CHAPEL HILL, N.C. - University of North Carolina at Chapel Hill researchers are studying the value of a new biomarker for improving cervical cancer screening.
The clinical trial will examine cervical smears for telomerase, a protein released into cells when chromosomes shorten, stick together and become genetically unstable. The protein helps rebuild eroded telomeres, the caps at the ends of chromosomes. Its presence in cervical cells removed during Pap smear testing may help predict those women who are at greatest risk for developing cancer.
"Pap smear screening has been very effective at decreasing the number of deaths from cervical cancer. But many of the abnormal results it produces do not lead to an increased risk of cancer," says Dr. John Boggess, assistant professor of obstetrics and gynecology at UNC-CH School of Medicine and member of the UNC Lineberger Comprehensive Cancer Center. "A lot of women undergo expensive testing and painful procedures only to find out they've got something that doesn't need treatment or is unlikely to become cancer."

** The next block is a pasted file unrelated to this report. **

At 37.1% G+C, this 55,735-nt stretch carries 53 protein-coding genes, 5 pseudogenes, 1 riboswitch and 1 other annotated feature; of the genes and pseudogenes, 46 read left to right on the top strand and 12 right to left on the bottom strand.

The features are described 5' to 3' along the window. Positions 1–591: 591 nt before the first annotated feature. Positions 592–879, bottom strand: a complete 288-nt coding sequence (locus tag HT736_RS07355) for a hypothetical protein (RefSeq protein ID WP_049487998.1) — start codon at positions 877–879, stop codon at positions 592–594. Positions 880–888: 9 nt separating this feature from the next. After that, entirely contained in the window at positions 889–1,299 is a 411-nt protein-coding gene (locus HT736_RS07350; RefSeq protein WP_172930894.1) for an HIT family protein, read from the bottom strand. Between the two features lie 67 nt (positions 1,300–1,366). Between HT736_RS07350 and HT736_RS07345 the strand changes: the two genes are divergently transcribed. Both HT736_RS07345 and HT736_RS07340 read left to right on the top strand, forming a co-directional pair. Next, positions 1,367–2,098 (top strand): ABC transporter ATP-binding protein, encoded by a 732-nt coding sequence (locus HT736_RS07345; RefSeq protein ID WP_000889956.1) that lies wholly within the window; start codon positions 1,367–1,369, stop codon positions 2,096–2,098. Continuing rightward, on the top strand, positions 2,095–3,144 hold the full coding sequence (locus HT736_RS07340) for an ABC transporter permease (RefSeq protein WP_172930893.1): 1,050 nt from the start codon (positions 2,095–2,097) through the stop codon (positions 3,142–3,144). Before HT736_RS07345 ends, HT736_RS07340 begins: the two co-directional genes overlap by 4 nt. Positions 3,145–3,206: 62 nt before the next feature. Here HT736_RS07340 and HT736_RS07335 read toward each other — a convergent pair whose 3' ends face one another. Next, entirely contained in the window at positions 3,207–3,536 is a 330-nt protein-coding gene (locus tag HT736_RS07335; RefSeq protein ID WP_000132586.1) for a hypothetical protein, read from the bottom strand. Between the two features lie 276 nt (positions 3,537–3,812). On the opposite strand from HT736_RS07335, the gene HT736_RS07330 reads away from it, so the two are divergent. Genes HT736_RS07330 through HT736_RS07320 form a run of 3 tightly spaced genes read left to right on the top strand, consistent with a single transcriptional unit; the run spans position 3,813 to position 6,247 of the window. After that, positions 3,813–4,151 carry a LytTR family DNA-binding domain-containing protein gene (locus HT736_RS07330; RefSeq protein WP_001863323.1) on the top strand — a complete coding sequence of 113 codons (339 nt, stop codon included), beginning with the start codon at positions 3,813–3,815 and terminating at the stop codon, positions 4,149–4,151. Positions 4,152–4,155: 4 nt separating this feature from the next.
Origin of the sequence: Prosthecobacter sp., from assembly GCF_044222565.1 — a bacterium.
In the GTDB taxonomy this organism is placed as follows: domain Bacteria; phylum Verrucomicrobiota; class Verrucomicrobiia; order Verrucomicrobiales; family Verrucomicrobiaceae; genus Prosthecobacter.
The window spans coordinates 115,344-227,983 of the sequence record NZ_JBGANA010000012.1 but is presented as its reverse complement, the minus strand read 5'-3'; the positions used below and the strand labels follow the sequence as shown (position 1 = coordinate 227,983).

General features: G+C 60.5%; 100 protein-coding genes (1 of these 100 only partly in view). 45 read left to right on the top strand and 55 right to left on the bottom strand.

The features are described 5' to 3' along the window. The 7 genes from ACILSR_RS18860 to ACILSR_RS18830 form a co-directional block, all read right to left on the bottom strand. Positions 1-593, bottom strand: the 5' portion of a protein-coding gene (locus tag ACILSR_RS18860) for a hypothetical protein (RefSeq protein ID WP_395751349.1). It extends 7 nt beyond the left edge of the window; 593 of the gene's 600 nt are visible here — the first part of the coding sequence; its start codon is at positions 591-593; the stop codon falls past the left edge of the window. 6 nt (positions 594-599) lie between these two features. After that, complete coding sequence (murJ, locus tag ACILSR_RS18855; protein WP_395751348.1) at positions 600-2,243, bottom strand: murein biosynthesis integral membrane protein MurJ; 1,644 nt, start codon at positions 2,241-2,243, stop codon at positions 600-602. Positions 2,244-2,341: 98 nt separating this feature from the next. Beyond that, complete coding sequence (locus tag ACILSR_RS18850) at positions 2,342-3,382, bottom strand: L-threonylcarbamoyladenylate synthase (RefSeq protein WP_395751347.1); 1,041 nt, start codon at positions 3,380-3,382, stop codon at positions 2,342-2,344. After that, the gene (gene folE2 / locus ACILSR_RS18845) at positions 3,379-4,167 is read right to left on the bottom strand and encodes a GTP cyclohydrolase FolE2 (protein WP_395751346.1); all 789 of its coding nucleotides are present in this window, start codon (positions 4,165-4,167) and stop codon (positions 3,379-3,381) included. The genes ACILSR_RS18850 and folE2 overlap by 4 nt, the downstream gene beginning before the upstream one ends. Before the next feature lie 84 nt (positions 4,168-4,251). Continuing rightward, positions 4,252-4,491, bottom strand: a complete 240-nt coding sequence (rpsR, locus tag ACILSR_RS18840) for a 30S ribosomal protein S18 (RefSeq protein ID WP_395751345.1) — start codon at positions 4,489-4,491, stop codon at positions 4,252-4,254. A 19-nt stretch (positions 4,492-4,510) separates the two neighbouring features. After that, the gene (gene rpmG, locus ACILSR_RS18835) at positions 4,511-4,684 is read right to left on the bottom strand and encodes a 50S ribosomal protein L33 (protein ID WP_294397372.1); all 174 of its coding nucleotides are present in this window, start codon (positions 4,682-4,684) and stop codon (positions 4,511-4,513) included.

According to the UNC gynecologic oncologist, Pap smear sensitivity is only 70% and can be as low as 50% in women with ulceration and inflammation of the cervix, conditions commonly found in women with cancer. Over 2.5 million abnormal Pap smears are reported in the U.S. per year.
"Of these the majority represent minimally abnormal cytology, or ASCUS, atypical squamous cells of undetermined significance or LGSIL, low-grade squamous intraepithelial lesions, and less than one percent represent invasive lesions."
The current standard of medical care, notes Boggess, calls for
assessment of two consecutive minimally abnormal Pap smears by colposcopy - a
technique where the cervix is examined with a magnifying instrument and biopsies
of suspicious lesions are taken to rule-out cancer. He notes that most biopsy
diangoses from women with minimally abnormal Pap sm
Contact: Lynn Wooten
University of North Carolina School of Medicine